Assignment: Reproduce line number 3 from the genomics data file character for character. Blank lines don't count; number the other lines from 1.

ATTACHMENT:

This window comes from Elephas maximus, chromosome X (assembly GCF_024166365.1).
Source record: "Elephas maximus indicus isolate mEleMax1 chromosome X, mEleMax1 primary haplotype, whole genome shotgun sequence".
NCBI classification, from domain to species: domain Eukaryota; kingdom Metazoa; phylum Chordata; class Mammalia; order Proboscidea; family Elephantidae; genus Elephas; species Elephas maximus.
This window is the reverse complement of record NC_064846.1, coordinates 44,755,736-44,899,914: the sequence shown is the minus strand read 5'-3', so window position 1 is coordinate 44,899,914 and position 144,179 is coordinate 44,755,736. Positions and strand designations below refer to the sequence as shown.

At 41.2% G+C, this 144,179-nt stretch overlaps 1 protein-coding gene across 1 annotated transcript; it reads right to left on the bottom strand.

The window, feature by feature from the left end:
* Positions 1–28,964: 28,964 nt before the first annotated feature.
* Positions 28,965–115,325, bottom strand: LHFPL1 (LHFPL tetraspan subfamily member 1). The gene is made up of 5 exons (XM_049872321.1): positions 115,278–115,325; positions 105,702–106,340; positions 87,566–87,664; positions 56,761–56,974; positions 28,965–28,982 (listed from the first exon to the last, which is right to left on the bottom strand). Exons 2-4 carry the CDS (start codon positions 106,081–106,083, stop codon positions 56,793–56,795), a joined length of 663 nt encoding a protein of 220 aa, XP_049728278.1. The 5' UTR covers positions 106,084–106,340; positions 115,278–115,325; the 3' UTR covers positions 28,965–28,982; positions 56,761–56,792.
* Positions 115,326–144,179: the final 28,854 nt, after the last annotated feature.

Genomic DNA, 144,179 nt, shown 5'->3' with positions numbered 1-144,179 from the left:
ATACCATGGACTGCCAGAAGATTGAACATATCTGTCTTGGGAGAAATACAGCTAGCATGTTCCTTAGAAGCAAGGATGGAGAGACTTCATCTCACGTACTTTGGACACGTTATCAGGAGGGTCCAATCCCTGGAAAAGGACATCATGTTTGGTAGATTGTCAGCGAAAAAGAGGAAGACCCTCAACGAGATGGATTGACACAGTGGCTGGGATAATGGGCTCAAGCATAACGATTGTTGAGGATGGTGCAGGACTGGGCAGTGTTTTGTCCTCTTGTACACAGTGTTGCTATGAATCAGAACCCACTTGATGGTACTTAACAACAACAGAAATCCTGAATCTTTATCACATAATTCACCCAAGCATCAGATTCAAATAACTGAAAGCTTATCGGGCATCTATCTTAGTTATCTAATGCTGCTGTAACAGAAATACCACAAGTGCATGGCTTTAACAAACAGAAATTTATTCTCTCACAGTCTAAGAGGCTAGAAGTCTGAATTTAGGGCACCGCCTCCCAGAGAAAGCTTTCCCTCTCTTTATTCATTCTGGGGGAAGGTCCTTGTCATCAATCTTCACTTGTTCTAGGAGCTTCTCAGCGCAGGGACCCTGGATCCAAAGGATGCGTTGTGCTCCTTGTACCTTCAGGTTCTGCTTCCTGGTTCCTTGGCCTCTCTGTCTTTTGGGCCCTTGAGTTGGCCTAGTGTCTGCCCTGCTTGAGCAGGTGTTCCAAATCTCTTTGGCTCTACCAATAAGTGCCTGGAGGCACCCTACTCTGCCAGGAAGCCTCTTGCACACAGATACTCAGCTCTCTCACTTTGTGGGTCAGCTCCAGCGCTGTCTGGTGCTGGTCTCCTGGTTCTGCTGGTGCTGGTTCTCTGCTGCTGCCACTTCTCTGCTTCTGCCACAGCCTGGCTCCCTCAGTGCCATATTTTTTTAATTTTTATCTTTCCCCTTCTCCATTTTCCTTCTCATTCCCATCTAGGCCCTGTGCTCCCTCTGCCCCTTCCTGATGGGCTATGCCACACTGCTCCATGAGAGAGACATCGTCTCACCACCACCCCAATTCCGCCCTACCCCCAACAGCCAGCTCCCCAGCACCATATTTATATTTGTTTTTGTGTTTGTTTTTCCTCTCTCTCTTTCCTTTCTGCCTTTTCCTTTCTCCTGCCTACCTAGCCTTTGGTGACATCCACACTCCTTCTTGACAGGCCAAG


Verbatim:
NCBI classification, from domain to species: domain Eukaryota; kingdom Metazoa; phylum Chordata; class Mammalia; order Proboscidea; family Elephantidae; genus Elephas; species Elephas maximus.